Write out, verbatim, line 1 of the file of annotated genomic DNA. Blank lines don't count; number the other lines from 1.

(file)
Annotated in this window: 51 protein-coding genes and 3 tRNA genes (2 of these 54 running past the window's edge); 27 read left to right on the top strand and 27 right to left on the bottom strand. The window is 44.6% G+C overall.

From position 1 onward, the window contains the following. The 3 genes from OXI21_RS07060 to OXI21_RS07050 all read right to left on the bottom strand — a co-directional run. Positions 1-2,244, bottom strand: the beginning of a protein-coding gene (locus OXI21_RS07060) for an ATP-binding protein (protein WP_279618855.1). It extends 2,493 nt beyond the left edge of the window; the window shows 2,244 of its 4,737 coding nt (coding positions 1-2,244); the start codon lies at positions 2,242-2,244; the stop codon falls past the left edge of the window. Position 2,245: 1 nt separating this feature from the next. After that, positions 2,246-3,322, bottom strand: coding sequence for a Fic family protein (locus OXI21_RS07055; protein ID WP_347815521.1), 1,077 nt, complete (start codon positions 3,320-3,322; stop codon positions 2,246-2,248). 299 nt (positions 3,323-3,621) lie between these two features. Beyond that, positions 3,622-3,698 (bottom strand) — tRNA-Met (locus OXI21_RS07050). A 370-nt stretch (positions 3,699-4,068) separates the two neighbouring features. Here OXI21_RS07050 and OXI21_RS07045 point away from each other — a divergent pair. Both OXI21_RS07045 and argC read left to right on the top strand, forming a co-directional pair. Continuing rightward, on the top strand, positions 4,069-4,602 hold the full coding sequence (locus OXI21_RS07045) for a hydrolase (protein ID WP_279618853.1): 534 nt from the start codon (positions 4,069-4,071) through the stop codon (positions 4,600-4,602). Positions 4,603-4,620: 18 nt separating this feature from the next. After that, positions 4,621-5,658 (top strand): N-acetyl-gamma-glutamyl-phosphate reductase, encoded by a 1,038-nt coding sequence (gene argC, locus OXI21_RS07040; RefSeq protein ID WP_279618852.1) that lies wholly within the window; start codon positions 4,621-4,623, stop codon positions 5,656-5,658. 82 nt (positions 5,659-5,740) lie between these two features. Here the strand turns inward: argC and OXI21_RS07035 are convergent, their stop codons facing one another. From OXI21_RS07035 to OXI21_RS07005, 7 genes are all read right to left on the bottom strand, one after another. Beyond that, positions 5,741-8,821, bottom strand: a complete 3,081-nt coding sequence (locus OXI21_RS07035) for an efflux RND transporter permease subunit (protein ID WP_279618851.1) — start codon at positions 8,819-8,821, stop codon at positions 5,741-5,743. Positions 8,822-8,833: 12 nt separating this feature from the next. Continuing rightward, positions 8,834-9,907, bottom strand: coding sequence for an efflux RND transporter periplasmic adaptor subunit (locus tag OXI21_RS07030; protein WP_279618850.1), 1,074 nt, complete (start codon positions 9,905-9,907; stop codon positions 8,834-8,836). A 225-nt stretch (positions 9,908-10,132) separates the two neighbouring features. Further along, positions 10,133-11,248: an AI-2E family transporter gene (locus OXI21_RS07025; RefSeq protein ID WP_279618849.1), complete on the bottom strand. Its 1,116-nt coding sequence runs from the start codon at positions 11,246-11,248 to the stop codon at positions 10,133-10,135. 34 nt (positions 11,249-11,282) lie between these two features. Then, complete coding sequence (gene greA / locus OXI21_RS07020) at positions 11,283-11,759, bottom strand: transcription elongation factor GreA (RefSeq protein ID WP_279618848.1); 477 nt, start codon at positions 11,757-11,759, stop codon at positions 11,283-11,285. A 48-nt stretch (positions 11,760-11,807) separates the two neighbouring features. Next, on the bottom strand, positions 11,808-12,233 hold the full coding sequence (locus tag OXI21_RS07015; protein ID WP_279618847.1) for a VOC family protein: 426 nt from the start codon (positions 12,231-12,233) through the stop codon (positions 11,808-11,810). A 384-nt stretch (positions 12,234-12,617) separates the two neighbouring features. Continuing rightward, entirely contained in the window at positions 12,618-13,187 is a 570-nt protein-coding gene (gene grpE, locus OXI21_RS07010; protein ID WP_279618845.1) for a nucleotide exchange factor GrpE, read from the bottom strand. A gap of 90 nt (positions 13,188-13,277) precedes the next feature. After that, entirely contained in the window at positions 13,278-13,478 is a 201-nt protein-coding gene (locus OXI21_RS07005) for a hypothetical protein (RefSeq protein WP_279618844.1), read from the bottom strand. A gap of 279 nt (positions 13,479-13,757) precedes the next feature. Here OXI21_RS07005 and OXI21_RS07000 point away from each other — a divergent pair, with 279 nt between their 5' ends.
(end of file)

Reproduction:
Annotated in this window: 51 protein-coding genes and 3 tRNA genes (2 of these 54 running past the window's edge); 27 read left to right on the top strand and 27 right to left on the bottom strand. The window is 44.6% G+C overall.